There’s a Stinky Reason Why Seabirds Eat Plastic

Seabirds on a rock

Seabirds eat plastic because it smells awful.

Scientists have finally figured out why seabirds eat plastic, although it has no nutritional value. On the contrary, seabirds which swallow plastic have an elevated risk of getting injured, while sometimes they even die.

The Rotting Smell

Plankton usually sticks to any plastic bottle or piece which floats. After breaking down, it starts smelling like rotting seaweed, thus attracting the seagulls or albatross. Based on the statistics, around 90 percent of the seabirds eat plastic, and many of them are more likely to die because some bits remain in their bellies.

According to Matthew Savoca from the University of California, seabirds rely on odors to find food, although they have to travel hundreds of miles. Scientists analyzed the plastic compounds and discovered a chemical, which seabirds usually associated with the rotting carcass of a large fish.

Therefore, these seabirds eat plastic waste because their brains associate it with food. This situation is concerning because plastic pollution rates have been increasing over the past few years with 250 million tons of plastic waste recorded two years ago.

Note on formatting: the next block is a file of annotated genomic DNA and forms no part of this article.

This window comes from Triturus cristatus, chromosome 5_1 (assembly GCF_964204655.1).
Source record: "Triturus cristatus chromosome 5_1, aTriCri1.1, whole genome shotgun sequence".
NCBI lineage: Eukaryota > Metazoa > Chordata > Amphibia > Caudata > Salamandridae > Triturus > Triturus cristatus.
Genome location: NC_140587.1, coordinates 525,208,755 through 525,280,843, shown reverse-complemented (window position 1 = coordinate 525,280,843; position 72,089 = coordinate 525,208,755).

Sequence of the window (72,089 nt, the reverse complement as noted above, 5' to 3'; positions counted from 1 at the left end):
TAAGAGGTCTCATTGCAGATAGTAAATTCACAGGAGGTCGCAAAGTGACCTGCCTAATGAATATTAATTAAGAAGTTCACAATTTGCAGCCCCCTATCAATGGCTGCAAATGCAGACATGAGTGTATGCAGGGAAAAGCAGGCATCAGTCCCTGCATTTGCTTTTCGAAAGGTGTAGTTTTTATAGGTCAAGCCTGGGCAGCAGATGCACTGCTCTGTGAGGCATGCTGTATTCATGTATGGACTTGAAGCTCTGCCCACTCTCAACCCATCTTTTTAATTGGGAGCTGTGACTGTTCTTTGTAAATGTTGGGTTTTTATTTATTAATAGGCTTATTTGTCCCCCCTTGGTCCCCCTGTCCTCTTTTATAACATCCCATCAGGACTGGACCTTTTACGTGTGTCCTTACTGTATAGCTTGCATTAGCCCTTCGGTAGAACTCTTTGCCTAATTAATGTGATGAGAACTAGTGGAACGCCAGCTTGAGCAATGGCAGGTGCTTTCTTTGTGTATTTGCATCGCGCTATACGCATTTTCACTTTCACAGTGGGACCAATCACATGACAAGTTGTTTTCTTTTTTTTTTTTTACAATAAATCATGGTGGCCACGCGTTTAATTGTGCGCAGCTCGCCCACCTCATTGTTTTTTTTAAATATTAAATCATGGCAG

Savoca underlines that these birds are confused, so they don’t know they are eating something very poisonous.

Studying Why Seabirds Eat Plastic

Experts from the University of California conducted a study in which they used mesh bags filled with microbeads and threw them into the sea. After twenty days, they analyzed the chemical signatures on the plastic to see whether they developed any smell which birds could associate with food.

Three samples had a particular chemical smell, called dimethyl sulfide, which birds usually associate with rotting seaweed or boiling cabbage. This chemical compound is usually produced in ocean waters when plankton breaks down.

Unlike humans, seabirds such as shearwaters, petrels, and albatrosses can easily pick up this scent, which they immediately associate with food. Specialists are concerned because the same odor might attract other marine species such as turtles, penguins, and fish.

This is not the first time scientists come across this problem because plastic waste has polluted many water ecosystems across the world. Savoca says that he and his team will double their efforts to raise awareness about this widely-spread problem. Also, they will continue their investigation to develop an efficient strategy to address this issue.

Image Source: Pixabay

About Carol Harper

Carol Harper began her career as a screenwriter before turning to journalism. Before earning her Bachelor of Arts with a major in Creative Writing, Carol travelled across Europe and Asia to find both herself and inspiration. She enjoys covering health & science topics.